A Sort Of Freedom
And a tiny bit of good news from over here, for once.
Frank Fernie, one of the victims of political sentencing during this long, dark year was released from prison last week after a quarter of his twelve-month sentence. He will now be under a twelve-hour-a-day curfew until sometime in January.
That may change, however, as his case to the Court of Appeal has yet to be decided. Nonetheless, I send my warmest best wishes to Frank for his future.
Charlie Gilmour - whose appeal was rejected by the Bench of Buffoons last week - may be eligible for release later this month. No word on Edward Woollard, either in terms of an appeal or of early release, but I can't see any reason - other than more political interference - why he should not have been released at the one-quarter mark of his sentence, a point which passed nearly two months ago. Solidarity to both.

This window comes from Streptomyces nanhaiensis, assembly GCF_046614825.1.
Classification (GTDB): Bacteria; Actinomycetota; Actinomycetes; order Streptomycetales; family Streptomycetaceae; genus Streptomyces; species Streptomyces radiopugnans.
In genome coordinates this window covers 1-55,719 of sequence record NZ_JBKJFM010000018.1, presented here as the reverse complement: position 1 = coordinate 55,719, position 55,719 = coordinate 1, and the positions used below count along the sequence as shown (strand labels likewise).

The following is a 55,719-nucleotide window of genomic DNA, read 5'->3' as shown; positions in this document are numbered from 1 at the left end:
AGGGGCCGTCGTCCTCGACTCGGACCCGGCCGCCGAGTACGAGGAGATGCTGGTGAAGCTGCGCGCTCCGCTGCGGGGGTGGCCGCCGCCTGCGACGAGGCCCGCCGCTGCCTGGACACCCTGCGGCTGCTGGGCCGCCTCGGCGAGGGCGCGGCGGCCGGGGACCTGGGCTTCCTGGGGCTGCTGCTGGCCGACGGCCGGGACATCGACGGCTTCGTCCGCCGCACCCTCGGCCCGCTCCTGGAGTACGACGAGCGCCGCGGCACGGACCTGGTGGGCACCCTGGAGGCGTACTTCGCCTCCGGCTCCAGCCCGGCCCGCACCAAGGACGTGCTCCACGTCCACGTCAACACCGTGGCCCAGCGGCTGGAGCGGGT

And - lest we forget - solidarity also to Ahmed Pelle, Jordan Blackshaw and Perry Sutcliffe-Keenan, to whom were given sentences greater than those handed down to killer drunk-drivers, all for posting words on a social networking website.
And, indeed, solidarity to all of this year's victims of judicial activism.